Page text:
Oversizing your solar array

Oversizing your solar array

Oversizing your solar array in comparison to the size of your solar inverter can be a great way to generate the most kWh from your solar power system at the best price. It sounds counterintuitive when you first hear it; installing a 6.5kW solar array on a 5kW inverter seems like an inefficient way to design a solar system, but rather than using the term oversizing, I’d suggest it’s more like optimising or supersizing your system. There are boundaries and limits to how far you can go, but in many cases I think it can be a good idea.

Firstly I must mention that this isn’t appropriate with all solar inverters, so before you do anything, check with the inverter manufacturer (or your local solar installer) to make sure their inverters are designed to cope with oversizing your solar array. Green Energy Options has experience in oversizing solar arrays and can advise of which inverters are most appropriate.

Why Oversize?

The price of Photovoltaic (PV) solar modules has dropped dramatically over the last few years, so it is now much cheaper to add additional solar array capacity. The idea is that rather than putting money into additional inverter capacity put your dollars into extra panels and you’ll see a better energy harvest and better financial result.

To explain why, I’ll start with the nameplate rating of a solar PV panel; a 260 Watt panel for example is a power output that’s achieved in a lab under Standard Test Conditions (STC) that is at 25 degrees Celsius and 1000W/m2 of irradiance. In reality the panel will rarely put out 260W of power because of system losses. For much of the time the panel’s operating temperature will be more like 40-65 degrees and heat inhibits the panel’s output a little, cloud cover can also mean the system won’t be performing at i’s peak or the angle of the sun in relation to the panel can contribute to a reduced output. We also need to bear in mind that over time the silicon in the module will degrade and dirt and dust build up can reduce output too.  Under these circumstances where a solar panel or a solar array isn’t performing at its peak output very often, the top end of the inverter’s output range is rarely used.

Oversizing Enphase micro-inverters

Enphase Energy recommends oversizing panels in relation to their micro-inverters, they recommend using panels up to 270 Watts on their 215 Watt micro-inverter. Below they show in a graph that the losses from ‘inverter clipping’ are mostly below 0.5% (when the panel output is above the peak inverter capacity). This is by far outweighed by the additional production that you get from having a larger panel, up to 12% increased output. In essence the same theory goes for larger string inverters too; Fronius state that their Galvo range of inverters can be oversized by 100% of the inverters nameplate capacity, as long as other conditions are met and their warranty is still upheld.

Enphase Oversizing Graph


Clean Energy Council Guidelines

One thing that needs to be kept in mind is the Clean Energy Council’s (CEC) design and installation guidelines, where they state that ‘In order to facilitate the efficient design of PV systems the inverter nominal AC power output cannot be less than 75% of the array peak power and it shall not be outside the inverter manufacturer’s maximum allowable array size specifications.’ In other words the array size cannot be more than 133% of the nominal inverter power rating.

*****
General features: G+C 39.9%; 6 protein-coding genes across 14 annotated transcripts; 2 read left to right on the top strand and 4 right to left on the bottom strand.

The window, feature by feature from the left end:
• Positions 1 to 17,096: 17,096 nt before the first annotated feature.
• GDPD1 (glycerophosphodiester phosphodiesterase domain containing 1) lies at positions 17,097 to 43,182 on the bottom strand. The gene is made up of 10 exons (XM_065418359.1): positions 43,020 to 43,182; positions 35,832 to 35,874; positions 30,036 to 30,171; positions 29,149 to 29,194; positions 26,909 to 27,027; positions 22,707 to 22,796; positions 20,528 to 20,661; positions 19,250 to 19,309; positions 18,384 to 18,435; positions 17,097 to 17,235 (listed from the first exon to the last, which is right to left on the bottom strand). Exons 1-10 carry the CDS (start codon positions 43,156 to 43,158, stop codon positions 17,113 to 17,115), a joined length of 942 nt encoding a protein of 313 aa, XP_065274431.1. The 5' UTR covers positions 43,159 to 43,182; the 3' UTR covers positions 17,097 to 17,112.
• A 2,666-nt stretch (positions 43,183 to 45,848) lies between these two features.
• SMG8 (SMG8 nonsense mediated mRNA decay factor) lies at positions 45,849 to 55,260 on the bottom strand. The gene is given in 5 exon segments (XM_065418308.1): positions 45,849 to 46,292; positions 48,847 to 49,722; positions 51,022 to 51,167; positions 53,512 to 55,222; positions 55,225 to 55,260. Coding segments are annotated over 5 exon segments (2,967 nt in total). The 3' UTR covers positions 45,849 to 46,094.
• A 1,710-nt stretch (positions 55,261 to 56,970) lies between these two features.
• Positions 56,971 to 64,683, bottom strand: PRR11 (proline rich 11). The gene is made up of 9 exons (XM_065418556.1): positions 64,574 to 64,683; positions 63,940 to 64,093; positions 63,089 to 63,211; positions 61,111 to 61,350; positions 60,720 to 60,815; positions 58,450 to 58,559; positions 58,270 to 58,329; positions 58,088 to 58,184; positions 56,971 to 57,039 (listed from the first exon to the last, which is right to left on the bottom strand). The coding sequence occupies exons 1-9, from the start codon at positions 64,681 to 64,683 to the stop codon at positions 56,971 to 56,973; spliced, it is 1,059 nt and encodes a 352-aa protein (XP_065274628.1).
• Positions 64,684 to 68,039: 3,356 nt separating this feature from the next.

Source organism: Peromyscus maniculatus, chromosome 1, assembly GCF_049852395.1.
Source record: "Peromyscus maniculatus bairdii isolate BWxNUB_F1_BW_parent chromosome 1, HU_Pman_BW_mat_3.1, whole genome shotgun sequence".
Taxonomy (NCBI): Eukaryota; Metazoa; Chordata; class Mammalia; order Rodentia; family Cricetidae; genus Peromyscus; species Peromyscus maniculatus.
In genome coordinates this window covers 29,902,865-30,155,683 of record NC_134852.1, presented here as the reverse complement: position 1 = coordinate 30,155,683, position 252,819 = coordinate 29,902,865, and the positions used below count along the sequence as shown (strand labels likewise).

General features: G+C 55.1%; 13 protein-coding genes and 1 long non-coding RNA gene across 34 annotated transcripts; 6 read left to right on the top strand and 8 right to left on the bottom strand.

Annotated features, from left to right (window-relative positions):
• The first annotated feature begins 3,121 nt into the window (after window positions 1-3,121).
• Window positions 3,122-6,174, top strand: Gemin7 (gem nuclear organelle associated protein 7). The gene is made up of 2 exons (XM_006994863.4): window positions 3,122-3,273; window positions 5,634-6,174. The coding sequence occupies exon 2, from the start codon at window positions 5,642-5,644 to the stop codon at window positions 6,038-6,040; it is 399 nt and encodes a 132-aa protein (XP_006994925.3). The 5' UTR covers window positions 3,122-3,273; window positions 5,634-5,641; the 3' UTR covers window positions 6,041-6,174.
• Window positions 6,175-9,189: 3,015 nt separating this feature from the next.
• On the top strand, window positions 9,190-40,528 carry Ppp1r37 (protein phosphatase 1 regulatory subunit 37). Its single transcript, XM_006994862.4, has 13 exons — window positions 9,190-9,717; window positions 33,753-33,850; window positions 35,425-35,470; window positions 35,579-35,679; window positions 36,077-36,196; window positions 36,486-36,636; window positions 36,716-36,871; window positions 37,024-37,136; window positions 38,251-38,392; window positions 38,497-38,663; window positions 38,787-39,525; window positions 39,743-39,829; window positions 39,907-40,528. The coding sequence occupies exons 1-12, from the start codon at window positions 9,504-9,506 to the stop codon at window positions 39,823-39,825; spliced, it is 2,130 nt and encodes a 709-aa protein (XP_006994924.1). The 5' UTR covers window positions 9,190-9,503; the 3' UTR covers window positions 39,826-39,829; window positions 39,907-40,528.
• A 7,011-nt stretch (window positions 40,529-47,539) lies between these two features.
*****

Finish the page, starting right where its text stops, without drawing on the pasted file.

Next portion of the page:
Powercor is the electricity distributor for Western Victoria, this includes Geelong, the Surfcoast, Bellarine and some western suburbs of Melbourne. Powercor have a 5kW inverter limit for single phase connections. In a scenario, where you are a high energy consumer and would like to install a larger solar array to maximise the benefit of your solar system, we can theoretically oversize your solar array to 133% or 6.65kW and still be within the CEC guidelines.

Analysing Costs

An analysis done by our Friends at AC Solar Warehouse show that a high quality 260W solar module paired with an Enphase M215 micro-inverter (peak output 225 Watts), would see clipping of 0.01125kWh on the best day of the year. They went on to say that there was approximately 12 weeks of the year that saw some clipping and that this worked out to be about 0.987kWh of lost production. Offsetting at $0.30c/kWh it works out to be a loss of 29.6 cents per module. This amount is pretty small, particularly when you way up the alternative cost of a larger capacity inverter, there’s no benefit in selecting micro-inverters that increase the cost of the system by $30 per module, in order to harvest an extra 29.6 cents per year. That’s a 100 year payback.

Oversizing and inverter life

Just one final note, oversizing your solar array means that the inverter will be running at its peak output for a larger portion of its life. This can cause components to heat up and run hotter and in some cases have a shorter life expectancy. The good news is that many inverters have systems in place to manage excessive heat build-up and protect heat sensitive components; most will even shut themselves down in extreme cases. Good inverter placement allowing appropriate cooling and ventilation can help to optimise inverter life expectancy, talk to your solar installer about the best place to position your inverter.

For any questions about optimising, supersizing or oversizing your solar array please feel free to give us a call on 1300 931 929.

Aaron Lewtas

Green Energy Options